“Unfortunately, the man is a tax-paying citizen and entitled by our constitution to try and manipulate the legal system like everyone else.”
– Judge Pincus
Theodore “Ted” Crawford is a meticulous man, intelligent, rich and a talented aeronautical engineer who has a problem – he knows his wife Jennifer (Embeth Davidtz) and police detective Robert Nunally (Billy Burke) are having an affair together, and cannot bear the thought. Confronting her about his love for her and her infidelities, Jennifer doesn’t even attempt to deny the accusation, and Crawford shoots her. Police respond almost immediately, though Crawford has been doing some clean-up of the crime scene. Nunally arrives at the scene and freaks out. He assaults Crawford, who confesses to having shot his wife, who is not dead. Attempted murder charges are brought against him.
William “Willy” Beachum is an excellent deputy district attorney who is moving over to private practice. He is known to be incredibly good at closing cases and getting convictions. Beachum gets raked into the Crawford affair, which he considers to be a slam-dunk seeing as the gun was recovered at the scene and they have a confession from Crawford, not forced. The gun that was recovered at the house, however, has never been fired and does not match the shell casings at the scene. Beachum is not worried, he still has the confession. Beachum is overly involved with his move from criminal law to corporate law, joining with Wooton & Simms that he does not put his everything into the case, though at the behest of Crawford liking him, he decides that he will make the Crawford case his last as DDA. His new boss and new lover Nikki Gardner (Rosamund Pike) is not impressed with Beachum still being caught up with the Crawford case, but leaves him be.
Crawford is representing himself, and is silent the whole way through trial. Beachum’s ego is boosting, this is too simple a case for his talents. However, trouble in paradise starts when Beachum puts Nunally on the stand and Crawford objects on the grounds that his wife was having an affair with the witness, who also happened to be the arresting officer as well as in interrogation with Crawford when the confession was done. Beachum is furious – his whole case has just fallen to pieces. His witness was dishonest, and a whole new light has been shed. Judge Robinson (Fiona Shaw) has given him the long weekend to come up with new evidence, otherwise she will grant Crawford his motion of having the case thrown out. Nunally is desperate when the gun still fails to turn up, and calls in favours to plant falsified evidence. Beachum is desperate to have Crawford convicted, whom he knows shot his wife but can no longer prove it. He toys with the idea of falsifying evidence, but it is against his moral code. Deciding against it, Crawford is acquitted. Nunally commits suicide outside of the courtroom.
Wooton & Simms have definitely cooled their attitude towards Beachum, and his promising career there has been thrown away. The state does not want him either, though he knows that somehow he needs to get Crawford convicted, which is seemingly impossible. The case is closed and cannot be appealed. Beachum’s career is in a shambles, and the knowledge that Crawford is guilty is wrecking him. What lengths will Beachum go to in order to prove his point? What will Beachum do to bring Crawford to his knees? What will Crawford do now that he is a free man? The case has gotten personal for Beachum, and he is prepared to go to any lengths to make things right in the world, though he has not an inkling how.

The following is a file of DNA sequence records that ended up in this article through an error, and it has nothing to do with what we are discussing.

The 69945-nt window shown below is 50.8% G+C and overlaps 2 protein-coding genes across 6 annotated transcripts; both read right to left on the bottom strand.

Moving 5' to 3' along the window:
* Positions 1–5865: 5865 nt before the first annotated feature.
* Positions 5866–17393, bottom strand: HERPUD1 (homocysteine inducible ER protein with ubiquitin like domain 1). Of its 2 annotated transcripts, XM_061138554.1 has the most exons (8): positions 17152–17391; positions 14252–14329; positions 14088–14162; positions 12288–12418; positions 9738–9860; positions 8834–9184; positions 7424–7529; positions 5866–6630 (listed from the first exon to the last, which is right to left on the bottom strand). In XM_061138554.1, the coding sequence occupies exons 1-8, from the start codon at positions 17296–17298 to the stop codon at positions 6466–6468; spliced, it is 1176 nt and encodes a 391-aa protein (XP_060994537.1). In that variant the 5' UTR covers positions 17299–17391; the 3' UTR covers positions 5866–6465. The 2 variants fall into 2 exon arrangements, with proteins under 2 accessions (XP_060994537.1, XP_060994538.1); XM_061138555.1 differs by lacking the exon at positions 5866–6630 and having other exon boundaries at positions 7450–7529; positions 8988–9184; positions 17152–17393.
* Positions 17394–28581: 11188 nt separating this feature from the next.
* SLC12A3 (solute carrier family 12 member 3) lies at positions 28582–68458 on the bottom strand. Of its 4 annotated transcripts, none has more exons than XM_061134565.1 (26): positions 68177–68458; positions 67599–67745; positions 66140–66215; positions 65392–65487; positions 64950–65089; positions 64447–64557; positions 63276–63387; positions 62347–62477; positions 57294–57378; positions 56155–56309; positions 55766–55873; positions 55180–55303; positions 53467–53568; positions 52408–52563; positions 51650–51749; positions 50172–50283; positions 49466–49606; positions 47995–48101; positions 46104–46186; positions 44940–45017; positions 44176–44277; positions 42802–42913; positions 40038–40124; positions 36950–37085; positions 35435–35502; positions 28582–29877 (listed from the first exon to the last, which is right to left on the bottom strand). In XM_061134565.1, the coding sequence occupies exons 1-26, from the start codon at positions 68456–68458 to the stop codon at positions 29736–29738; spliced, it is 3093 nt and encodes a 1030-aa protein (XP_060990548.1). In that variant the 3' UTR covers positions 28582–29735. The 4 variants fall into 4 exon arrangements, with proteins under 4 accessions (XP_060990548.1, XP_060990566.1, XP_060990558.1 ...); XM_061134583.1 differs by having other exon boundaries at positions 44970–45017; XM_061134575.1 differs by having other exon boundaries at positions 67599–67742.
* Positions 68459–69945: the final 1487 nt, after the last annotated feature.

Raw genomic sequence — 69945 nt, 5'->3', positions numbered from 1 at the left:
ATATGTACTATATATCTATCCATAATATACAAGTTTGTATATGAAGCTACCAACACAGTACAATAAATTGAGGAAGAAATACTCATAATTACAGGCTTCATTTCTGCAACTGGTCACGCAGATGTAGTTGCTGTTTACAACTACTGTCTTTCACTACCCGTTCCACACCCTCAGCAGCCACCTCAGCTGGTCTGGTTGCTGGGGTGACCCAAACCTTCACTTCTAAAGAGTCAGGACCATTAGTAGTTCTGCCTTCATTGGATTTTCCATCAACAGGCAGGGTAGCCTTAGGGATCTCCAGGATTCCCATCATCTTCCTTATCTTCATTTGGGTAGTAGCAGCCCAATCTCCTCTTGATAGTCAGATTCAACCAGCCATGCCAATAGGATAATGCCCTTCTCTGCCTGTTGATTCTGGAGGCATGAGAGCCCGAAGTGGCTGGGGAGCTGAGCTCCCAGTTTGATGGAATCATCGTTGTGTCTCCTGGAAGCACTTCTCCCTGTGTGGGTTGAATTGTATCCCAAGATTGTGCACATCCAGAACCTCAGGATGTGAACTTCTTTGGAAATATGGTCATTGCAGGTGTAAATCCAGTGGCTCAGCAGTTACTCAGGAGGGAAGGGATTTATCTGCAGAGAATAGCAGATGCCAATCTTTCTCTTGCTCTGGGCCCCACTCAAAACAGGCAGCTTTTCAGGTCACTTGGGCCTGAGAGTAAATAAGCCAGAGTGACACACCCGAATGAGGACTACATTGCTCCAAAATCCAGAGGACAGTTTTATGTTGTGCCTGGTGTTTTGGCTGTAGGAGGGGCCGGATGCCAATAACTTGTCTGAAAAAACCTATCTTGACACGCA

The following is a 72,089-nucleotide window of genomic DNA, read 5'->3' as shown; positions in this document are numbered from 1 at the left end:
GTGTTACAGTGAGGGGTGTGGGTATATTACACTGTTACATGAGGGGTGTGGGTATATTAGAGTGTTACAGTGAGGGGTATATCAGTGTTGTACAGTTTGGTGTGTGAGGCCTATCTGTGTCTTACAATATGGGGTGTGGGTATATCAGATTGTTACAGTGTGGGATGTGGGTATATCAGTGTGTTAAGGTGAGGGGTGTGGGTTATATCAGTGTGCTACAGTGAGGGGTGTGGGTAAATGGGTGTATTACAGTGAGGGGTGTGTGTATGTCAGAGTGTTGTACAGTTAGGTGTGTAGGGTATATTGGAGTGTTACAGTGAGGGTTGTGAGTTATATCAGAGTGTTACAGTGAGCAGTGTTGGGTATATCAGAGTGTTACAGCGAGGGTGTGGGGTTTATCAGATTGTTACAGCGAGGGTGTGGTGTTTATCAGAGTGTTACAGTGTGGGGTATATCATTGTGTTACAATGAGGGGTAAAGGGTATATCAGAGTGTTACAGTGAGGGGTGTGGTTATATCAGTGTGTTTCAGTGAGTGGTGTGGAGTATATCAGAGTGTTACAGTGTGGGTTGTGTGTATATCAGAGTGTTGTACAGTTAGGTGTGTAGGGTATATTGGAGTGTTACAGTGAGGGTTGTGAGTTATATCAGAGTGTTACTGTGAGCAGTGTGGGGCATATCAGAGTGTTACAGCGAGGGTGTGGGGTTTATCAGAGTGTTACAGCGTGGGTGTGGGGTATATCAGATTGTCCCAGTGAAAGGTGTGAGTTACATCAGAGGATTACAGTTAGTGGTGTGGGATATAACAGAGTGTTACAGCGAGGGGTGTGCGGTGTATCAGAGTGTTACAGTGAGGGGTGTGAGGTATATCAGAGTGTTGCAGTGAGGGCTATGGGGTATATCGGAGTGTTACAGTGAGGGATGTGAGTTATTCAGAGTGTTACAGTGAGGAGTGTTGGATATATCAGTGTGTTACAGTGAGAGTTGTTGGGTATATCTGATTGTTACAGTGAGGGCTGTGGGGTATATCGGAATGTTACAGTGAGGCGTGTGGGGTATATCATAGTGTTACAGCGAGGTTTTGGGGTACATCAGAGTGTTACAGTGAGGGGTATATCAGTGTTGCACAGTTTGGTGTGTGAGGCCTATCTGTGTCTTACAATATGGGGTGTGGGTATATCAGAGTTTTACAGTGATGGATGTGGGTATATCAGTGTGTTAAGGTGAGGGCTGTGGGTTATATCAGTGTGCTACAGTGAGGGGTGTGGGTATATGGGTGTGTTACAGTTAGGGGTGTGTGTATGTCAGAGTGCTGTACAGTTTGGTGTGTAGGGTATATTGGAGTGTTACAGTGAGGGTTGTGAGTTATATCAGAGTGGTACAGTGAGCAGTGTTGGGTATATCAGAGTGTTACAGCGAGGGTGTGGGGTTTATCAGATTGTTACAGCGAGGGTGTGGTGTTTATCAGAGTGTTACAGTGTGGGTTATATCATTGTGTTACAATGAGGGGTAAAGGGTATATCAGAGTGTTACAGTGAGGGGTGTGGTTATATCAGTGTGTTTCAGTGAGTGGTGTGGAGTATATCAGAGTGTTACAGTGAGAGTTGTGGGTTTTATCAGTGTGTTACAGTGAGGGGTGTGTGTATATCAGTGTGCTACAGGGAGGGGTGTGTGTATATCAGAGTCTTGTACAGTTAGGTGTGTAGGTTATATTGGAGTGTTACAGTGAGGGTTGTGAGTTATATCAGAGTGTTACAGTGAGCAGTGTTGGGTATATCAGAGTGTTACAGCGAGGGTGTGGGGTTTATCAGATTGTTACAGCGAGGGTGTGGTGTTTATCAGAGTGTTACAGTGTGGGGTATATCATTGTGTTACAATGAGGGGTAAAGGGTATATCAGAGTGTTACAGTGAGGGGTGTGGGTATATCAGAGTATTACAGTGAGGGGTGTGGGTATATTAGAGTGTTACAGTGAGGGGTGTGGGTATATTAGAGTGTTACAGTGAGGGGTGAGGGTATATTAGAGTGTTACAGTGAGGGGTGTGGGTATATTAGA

A 7/10 for Fracture. This was a decent movie, though by no great length a fantastic one. It was well put together, and the story was pretty good, though at times there was too much lull and it was your typically average psychological thriller. Anthony Hopkins delivered another flawless performance, and again I had to wonder what his obsession with “Williams” is all about. Hopkins again nails that role of smart, deranged and having utterly way too much fun despite his circumstances, he gives another look at a crazy man. At the same time it is very simple to understand why he would have done the things that he did, though you still no that it is wrong how he went about doing what he did. Ryan Gosling was decent in this, though it definitely wasn’t one of his stronger roles, to be honest. Something just fell short with him in this one (maybe it had to do with his character permanently looking stoned in this). The plot was alright, and Hopkins was classic to watch bring Ted to life, and the games that he so ruthlessly plays with William Beachum. There were a few holes, and a few places where the scenes simply fell flat, but overall the film is fine to watch to pass time with or between other movies. The character development was predictable and easy to follow, so nothing new was brought to the table there. There was some humour in it, but not an abundance, just enough. The relationship that sprang up between Nikki and Beachum was absurd, there was no build up to it and there was nothing that made it feel like it was special or important. It just seemed rushed.